For Black History Month, we want to spotlight a rising black trans artist. Throughout the pandemic Glasgow-based DJ, producer, and musician TAAHLIAH has been making waves, and now she’s disrupting the scene with a Scottish Album of the Year nomination.
Black history has often been overlooked in LGBTQ+ culture, but it’s at the heart of all of our movements. Black people, and black trans people in particular, have always led the fight for our rights, from Marsha P. Johnson at the Stonewall riots to Munroe Bergdorf’s present-day activism.
TAAHLIAH is no stranger to fighting the good fight, and her commitment to shaking up a predominantly cis, white, male scene shines through in her music. Her sound has echoes of SOPHIE’s off-beat electronica and Quay Dash’s dark, confident beat, but with a grimy authenticity that screams, ‘This is me; this is Glasgow’.
Starting out in the depths of the pandemic, TAAHLIAH never really imagined her meteoric rise. “I never intended for my life to be this life,” she says to Glasgow Live. “It takes a lot to get used to. I’m honoured.”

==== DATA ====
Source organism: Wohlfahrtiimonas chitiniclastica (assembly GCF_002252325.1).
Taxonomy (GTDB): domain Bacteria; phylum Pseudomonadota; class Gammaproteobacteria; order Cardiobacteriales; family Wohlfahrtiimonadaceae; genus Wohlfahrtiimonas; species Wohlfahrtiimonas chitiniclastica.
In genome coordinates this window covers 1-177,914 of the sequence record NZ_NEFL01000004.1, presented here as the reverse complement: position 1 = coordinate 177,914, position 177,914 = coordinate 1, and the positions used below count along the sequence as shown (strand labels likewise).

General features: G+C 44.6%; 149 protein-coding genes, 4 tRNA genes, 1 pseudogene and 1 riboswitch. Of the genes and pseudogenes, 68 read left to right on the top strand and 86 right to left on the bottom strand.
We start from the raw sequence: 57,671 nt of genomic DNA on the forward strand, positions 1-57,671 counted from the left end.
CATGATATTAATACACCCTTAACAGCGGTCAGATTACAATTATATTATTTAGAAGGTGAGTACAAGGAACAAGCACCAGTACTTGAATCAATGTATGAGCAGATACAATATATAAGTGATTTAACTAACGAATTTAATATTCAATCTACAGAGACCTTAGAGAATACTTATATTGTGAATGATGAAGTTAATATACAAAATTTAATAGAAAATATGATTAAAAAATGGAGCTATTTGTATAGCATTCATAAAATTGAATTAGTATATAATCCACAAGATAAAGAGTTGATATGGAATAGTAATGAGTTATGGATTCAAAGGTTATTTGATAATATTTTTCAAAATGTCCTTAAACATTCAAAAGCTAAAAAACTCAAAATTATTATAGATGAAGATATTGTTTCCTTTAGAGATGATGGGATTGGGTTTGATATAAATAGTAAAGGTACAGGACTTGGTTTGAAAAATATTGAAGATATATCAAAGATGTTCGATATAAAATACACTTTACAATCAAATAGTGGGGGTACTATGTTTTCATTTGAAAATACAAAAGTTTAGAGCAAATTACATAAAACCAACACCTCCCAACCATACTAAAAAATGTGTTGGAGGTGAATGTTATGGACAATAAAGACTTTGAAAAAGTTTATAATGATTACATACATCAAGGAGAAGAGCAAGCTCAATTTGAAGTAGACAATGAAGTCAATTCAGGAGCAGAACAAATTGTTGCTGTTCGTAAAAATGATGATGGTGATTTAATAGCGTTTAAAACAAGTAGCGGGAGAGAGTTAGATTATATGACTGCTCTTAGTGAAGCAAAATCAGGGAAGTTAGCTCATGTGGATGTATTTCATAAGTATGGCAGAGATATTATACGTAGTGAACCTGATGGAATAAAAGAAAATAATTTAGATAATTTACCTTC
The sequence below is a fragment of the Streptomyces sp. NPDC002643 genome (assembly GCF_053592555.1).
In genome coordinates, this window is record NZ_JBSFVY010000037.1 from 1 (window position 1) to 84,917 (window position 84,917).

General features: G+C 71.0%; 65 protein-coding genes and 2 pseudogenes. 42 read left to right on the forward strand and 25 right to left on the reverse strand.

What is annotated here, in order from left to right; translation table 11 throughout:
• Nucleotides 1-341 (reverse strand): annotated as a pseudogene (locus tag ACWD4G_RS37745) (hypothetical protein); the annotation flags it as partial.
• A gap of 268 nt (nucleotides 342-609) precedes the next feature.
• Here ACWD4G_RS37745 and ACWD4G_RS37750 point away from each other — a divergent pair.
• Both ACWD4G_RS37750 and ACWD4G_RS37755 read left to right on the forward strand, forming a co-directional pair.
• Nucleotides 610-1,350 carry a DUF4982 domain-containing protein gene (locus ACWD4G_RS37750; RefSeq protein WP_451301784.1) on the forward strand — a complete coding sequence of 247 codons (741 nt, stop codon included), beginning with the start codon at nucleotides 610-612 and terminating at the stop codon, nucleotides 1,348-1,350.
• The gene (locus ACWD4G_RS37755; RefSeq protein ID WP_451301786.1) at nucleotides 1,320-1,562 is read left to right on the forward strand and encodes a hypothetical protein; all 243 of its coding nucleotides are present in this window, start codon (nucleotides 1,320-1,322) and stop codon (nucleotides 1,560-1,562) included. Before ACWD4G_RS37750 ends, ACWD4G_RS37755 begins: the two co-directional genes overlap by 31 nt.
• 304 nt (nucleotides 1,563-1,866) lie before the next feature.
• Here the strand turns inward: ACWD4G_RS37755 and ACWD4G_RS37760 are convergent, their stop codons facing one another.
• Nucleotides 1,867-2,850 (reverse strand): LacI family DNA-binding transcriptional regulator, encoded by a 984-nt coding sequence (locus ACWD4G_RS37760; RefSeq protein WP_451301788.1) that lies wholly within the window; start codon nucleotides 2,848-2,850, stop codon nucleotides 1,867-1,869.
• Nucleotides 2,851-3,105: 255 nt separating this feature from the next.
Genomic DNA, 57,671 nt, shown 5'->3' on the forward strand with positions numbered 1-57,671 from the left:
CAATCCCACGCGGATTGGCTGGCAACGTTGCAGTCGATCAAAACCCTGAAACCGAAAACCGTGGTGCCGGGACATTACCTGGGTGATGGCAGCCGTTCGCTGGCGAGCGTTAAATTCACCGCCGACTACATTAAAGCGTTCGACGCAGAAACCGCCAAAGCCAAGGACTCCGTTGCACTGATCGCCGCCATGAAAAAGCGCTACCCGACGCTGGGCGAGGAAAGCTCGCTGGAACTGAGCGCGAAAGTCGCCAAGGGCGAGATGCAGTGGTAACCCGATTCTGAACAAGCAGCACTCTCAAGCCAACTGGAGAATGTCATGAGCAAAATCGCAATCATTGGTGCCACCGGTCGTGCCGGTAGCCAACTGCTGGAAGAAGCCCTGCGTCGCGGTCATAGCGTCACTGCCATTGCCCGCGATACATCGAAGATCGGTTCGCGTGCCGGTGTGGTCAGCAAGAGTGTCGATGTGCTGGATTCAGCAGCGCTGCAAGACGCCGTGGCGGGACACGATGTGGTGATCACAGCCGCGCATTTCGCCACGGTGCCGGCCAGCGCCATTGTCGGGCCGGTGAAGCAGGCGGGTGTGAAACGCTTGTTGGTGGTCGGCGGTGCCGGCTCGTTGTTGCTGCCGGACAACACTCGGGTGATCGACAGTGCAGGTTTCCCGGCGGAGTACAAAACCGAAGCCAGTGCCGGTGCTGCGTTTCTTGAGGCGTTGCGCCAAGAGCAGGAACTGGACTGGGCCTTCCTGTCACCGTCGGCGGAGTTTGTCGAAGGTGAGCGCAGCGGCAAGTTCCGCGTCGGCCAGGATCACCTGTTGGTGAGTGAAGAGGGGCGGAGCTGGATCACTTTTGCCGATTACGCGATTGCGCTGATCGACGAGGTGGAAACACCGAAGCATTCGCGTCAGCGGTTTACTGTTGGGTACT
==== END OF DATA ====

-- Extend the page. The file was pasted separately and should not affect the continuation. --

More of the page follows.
Her music was homegrown, playing to friends and house parties before she ever graced a dancefloor. In fact, around the world the shutdown caused by COVID has been linked to a spike in LGBTQ+ people coming out. Given time away from conventional spaces like schools and workplaces, people have had time to think – to understand who they are, and what they want. For TAAHLIAH, this reflection is expressed through her music.
From mixing tracks in lockdown she has seen one success after another. With nightlife gradually reopening across Scotland, she has played to live audiences and even secured a debut at Boiler Room. Her first EP Angelica is available to stream and has almost 10,000 monthly listeners on Spotify.
With a SAY award on the horizon, she seems poised to launch a trailblazing career – for herself, and her community. But despite the community surge in the pandemic, she still sees challenges ahead. “It’s quite interesting and quite disappointing,” she says as the club scene returns to Glasgow. “It felt like there was a unionising about people’s consciousness during the pandemic which I feel has just dispersed into nothingness.”
This Black History Month we celebrate TAAHLIAH and her call for unity, and black trans people everywhere. Share your favourite up and coming black musicians, artists, and activists in the comments below, or find us on Twitter, Facebook, or Instagram @GenderGP.